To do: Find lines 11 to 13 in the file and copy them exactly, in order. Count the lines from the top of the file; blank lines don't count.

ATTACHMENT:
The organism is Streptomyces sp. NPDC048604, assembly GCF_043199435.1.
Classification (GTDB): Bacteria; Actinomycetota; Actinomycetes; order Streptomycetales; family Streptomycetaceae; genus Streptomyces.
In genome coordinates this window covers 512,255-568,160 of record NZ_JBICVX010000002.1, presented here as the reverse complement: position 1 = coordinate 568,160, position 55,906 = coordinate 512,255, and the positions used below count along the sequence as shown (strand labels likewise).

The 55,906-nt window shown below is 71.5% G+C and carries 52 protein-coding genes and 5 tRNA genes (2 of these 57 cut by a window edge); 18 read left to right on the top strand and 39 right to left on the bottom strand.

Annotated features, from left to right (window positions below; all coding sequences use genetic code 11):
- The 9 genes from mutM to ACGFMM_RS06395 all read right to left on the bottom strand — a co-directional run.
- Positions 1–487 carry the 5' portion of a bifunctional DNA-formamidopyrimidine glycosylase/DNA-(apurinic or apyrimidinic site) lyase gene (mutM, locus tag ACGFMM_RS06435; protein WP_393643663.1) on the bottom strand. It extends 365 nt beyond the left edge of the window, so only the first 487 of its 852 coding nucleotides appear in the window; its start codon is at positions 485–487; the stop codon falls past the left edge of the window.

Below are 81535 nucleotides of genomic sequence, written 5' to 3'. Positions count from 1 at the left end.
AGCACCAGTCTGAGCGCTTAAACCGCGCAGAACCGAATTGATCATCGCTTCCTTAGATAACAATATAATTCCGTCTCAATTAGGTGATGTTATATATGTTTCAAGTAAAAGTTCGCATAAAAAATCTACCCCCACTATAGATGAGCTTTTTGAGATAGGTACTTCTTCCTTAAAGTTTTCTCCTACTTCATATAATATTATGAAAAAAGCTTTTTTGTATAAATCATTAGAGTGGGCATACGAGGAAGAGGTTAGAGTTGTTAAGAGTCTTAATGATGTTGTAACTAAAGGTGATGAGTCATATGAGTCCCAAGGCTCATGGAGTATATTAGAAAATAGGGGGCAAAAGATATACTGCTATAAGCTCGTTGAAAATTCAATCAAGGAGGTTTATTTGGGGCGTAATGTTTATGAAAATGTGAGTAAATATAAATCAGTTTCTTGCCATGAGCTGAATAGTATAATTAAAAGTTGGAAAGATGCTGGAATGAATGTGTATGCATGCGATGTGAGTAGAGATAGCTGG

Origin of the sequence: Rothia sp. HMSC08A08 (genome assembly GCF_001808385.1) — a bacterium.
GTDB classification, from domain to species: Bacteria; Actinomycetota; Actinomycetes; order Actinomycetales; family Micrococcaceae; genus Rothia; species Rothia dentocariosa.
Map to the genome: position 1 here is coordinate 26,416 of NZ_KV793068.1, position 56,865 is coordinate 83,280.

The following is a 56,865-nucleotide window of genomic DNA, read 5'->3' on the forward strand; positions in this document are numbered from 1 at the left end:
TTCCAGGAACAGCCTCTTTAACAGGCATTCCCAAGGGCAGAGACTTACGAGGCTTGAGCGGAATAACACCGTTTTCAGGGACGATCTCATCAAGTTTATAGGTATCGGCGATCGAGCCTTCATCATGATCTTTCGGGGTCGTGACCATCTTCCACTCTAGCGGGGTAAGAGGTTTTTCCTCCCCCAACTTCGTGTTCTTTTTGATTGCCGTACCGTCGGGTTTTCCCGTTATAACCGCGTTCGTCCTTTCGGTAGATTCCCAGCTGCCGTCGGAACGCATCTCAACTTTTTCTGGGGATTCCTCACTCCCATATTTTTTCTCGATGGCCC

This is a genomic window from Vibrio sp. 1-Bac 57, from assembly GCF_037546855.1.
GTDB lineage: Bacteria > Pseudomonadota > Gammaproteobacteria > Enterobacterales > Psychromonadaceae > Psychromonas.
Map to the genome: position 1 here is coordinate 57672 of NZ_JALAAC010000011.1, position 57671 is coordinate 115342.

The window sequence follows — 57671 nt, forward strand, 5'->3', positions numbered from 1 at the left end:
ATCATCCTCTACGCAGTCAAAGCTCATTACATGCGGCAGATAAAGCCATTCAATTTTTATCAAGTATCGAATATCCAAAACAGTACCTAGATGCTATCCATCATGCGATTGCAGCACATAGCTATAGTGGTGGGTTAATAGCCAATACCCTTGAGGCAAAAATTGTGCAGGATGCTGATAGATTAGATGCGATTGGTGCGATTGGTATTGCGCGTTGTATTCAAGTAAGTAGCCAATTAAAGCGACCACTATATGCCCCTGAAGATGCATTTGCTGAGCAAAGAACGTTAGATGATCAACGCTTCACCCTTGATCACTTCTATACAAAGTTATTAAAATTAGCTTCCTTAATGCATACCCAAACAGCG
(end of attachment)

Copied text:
GTDB classification, from domain to species: Bacteria; Actinomycetota; Actinomycetes; order Actinomycetales; family Micrococcaceae; genus Rothia; species Rothia dentocariosa.
Map to the genome: position 1 here is coordinate 26,416 of NZ_KV793068.1, position 56,865 is coordinate 83,280.

The following is a 56,865-nucleotide window of genomic DNA, read 5'->3' on the forward strand; positions in this document are numbered from 1 at the left end: